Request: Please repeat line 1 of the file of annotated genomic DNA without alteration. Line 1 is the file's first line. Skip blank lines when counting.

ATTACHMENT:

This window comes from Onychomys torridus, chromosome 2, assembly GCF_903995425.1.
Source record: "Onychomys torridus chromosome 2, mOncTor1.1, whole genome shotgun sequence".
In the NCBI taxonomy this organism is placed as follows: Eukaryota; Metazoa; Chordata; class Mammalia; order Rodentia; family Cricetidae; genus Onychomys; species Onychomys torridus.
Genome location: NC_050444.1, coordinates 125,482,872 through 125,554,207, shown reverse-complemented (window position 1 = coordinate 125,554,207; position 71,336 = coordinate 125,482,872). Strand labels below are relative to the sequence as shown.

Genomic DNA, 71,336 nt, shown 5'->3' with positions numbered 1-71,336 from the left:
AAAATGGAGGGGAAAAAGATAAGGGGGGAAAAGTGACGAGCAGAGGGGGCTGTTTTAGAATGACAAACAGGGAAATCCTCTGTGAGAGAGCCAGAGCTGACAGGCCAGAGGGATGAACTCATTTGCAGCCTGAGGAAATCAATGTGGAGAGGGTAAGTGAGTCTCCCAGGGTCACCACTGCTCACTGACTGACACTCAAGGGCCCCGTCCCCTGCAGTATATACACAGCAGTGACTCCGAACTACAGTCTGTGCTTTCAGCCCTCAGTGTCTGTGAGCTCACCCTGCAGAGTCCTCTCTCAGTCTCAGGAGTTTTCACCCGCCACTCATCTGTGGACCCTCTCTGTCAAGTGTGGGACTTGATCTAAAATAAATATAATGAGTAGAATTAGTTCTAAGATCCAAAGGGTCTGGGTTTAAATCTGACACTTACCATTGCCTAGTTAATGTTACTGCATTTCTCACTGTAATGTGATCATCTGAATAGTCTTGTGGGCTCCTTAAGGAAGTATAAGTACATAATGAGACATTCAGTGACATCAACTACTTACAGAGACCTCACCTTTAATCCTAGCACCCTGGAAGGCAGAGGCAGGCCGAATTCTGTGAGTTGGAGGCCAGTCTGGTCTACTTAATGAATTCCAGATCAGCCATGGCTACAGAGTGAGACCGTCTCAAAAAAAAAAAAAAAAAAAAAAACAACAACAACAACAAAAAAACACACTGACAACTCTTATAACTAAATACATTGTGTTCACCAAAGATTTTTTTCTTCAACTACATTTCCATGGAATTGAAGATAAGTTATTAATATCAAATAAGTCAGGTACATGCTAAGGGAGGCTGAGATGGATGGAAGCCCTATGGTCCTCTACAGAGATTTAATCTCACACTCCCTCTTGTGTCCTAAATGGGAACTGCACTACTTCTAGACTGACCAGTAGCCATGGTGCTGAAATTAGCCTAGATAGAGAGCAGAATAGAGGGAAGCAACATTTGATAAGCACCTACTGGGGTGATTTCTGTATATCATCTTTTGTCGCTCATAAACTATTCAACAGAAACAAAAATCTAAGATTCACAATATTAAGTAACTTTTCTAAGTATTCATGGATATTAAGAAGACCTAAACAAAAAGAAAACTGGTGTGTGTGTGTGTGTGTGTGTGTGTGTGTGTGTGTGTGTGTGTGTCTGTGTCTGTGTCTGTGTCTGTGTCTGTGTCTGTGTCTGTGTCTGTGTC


This window comes from Onychomys torridus, chromosome 2, assembly GCF_903995425.1.